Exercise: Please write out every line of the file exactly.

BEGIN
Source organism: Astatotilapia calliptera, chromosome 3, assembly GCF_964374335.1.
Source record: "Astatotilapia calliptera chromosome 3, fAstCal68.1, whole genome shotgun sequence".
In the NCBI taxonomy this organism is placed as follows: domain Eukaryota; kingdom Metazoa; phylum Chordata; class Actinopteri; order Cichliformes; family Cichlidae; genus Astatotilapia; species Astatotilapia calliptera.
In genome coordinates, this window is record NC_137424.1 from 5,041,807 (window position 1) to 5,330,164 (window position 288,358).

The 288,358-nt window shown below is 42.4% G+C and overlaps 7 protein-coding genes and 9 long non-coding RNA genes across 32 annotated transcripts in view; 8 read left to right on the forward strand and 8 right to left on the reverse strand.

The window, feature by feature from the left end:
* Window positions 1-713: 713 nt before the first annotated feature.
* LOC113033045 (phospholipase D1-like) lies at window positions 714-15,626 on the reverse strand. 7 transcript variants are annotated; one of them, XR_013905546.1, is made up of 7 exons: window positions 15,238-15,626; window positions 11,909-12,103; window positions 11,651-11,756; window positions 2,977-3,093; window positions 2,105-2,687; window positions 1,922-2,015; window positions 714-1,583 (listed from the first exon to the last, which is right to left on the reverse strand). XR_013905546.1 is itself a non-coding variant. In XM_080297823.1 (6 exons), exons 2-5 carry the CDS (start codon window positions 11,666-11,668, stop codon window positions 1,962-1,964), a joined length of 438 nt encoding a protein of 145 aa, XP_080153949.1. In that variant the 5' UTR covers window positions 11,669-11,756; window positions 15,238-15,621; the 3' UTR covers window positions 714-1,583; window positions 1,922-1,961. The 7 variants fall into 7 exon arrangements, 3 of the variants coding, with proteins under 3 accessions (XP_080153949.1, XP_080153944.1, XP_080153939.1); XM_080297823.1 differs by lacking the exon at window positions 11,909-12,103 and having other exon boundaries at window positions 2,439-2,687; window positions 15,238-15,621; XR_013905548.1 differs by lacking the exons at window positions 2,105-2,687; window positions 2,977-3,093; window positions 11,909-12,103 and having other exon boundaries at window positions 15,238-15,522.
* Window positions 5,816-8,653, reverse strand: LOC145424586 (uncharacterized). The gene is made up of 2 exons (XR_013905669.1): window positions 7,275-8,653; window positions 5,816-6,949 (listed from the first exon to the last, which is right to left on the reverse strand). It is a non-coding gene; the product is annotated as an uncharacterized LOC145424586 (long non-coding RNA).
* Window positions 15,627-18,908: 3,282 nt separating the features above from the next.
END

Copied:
Source organism: Astatotilapia calliptera, chromosome 3, assembly GCF_964374335.1.
Source record: "Astatotilapia calliptera chromosome 3, fAstCal68.1, whole genome shotgun sequence".
In the NCBI taxonomy this organism is placed as follows: domain Eukaryota; kingdom Metazoa; phylum Chordata; class Actinopteri; order Cichliformes; family Cichlidae; genus Astatotilapia; species Astatotilapia calliptera.
In genome coordinates, this window is record NC_137424.1 from 5,041,807 (window position 1) to 5,330,164 (window position 288,358).

The 288,358-nt window shown below is 42.4% G+C and overlaps 7 protein-coding genes and 9 long non-coding RNA genes across 32 annotated transcripts in view; 8 read left to right on the forward strand and 8 right to left on the reverse strand.

The window, feature by feature from the left end:
* Window positions 1-713: 713 nt before the first annotated feature.
* LOC113033045 (phospholipase D1-like) lies at window positions 714-15,626 on the reverse strand. 7 transcript variants are annotated; one of them, XR_013905546.1, is made up of 7 exons: window positions 15,238-15,626; window positions 11,909-12,103; window positions 11,651-11,756; window positions 2,977-3,093; window positions 2,105-2,687; window positions 1,922-2,015; window positions 714-1,583 (listed from the first exon to the last, which is right to left on the reverse strand). XR_013905546.1 is itself a non-coding variant. In XM_080297823.1 (6 exons), exons 2-5 carry the CDS (start codon window positions 11,666-11,668, stop codon window positions 1,962-1,964), a joined length of 438 nt encoding a protein of 145 aa, XP_080153949.1. In that variant the 5' UTR covers window positions 11,669-11,756; window positions 15,238-15,621; the 3' UTR covers window positions 714-1,583; window positions 1,922-1,961. The 7 variants fall into 7 exon arrangements, 3 of the variants coding, with proteins under 3 accessions (XP_080153949.1, XP_080153944.1, XP_080153939.1); XM_080297823.1 differs by lacking the exon at window positions 11,909-12,103 and having other exon boundaries at window positions 2,439-2,687; window positions 15,238-15,621; XR_013905548.1 differs by lacking the exons at window positions 2,105-2,687; window positions 2,977-3,093; window positions 11,909-12,103 and having other exon boundaries at window positions 15,238-15,522.
* Window positions 5,816-8,653, reverse strand: LOC145424586 (uncharacterized). The gene is made up of 2 exons (XR_013905669.1): window positions 7,275-8,653; window positions 5,816-6,949 (listed from the first exon to the last, which is right to left on the reverse strand). It is a non-coding gene; the product is annotated as an uncharacterized LOC145424586 (long non-coding RNA).
* Window positions 15,627-18,908: 3,282 nt separating the features above from the next.